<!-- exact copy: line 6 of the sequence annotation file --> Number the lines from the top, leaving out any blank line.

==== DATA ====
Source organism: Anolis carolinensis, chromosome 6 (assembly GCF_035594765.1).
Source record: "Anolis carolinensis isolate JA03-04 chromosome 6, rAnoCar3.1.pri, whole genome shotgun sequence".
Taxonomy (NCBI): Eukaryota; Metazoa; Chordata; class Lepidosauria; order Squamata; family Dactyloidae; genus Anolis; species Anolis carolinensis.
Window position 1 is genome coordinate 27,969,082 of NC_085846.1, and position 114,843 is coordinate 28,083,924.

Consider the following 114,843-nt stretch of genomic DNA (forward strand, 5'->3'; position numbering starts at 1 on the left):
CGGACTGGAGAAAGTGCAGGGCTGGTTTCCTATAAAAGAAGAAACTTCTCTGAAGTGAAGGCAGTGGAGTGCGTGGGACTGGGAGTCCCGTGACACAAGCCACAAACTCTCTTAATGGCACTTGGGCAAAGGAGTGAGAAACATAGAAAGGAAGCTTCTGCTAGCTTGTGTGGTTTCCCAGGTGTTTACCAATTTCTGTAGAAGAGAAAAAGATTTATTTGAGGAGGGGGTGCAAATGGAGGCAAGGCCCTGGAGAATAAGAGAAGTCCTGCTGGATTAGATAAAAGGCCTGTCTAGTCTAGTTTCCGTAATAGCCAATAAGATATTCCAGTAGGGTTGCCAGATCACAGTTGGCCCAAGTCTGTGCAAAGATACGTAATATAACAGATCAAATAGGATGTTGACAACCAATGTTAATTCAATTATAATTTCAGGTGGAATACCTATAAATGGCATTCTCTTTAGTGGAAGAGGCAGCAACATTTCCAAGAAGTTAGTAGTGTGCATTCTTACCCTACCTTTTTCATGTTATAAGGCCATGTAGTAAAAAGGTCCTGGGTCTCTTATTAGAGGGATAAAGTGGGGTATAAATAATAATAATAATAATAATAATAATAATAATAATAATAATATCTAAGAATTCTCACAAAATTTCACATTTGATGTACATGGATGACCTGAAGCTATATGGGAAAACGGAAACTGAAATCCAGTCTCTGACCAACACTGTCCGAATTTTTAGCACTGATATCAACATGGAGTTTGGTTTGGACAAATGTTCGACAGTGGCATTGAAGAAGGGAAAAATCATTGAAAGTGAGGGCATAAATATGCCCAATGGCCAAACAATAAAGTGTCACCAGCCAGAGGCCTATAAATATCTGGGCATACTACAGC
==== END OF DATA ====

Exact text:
CGGACTGGAGAAAGTGCAGGGCTGGTTTCCTATAAAAGAAGAAACTTCTCTGAAGTGAAGGCAGTGGAGTGCGTGGGACTGGGAGTCCCGTGACACAAGCCACAAACTCTCTTAATGGCACTTGGGCAAAGGAGTGAGAAACATAGAAAGGAAGCTTCTGCTAGCTTGTGTGGTTTCCCAGGTGTTTACCAATTTCTGTAGAAGAGAAAAAGATTTATTTGAGGAGGGGGTGCAAATGGAGGCAAGGCCCTGGAGAATAAGAGAAGTCCTGCTGGATTAGATAAAAGGCCTGTCTAGTCTAGTTTCCGTAATAGCCAATAAGATATTCCAGTAGGGTTGCCAGATCACAGTTGGCCCAAGTCTGTGCAAAGATACGTAATATAACAGATCAAATAGGATGTTGACAACCAATGTTAATTCAATTATAATTTCAGGTGGAATACCTATAAATGGCATTCTCTTTAGTGGAAGAGGCAGCAACATTTCCAAGAAGTTAGTAGTGTGCATTCTTACCCTACCTTTTTCATGTTATAAGGCCATGTAGTAAAAAGGTCCTGGGTCTCTTATTAGAGGGATAAAGTGGGGTATAAATAATAATAATAATAATAATAATAATAATAATAATAATAATATCTAAGAATTCTCACAAAATTTCACATTTGATGTACATGGATGACCTGAAGCTATATGGGAAAACGGAAACTGAAATCCAGTCTCTGACCAACACTGTCCGAATTTTTAGCACTGATATCAACATGGAGTTTGGTTTGGACAAATGTTCGACAGTGGCATTGAAGAAGGGAAAAATCATTGAAAGTGAGGGCATAAATATGCCCAATGGCCAAACAATAAAGTGTCACCAGCCAGAGGCCTATAAATATCTGGGCATACTACAGC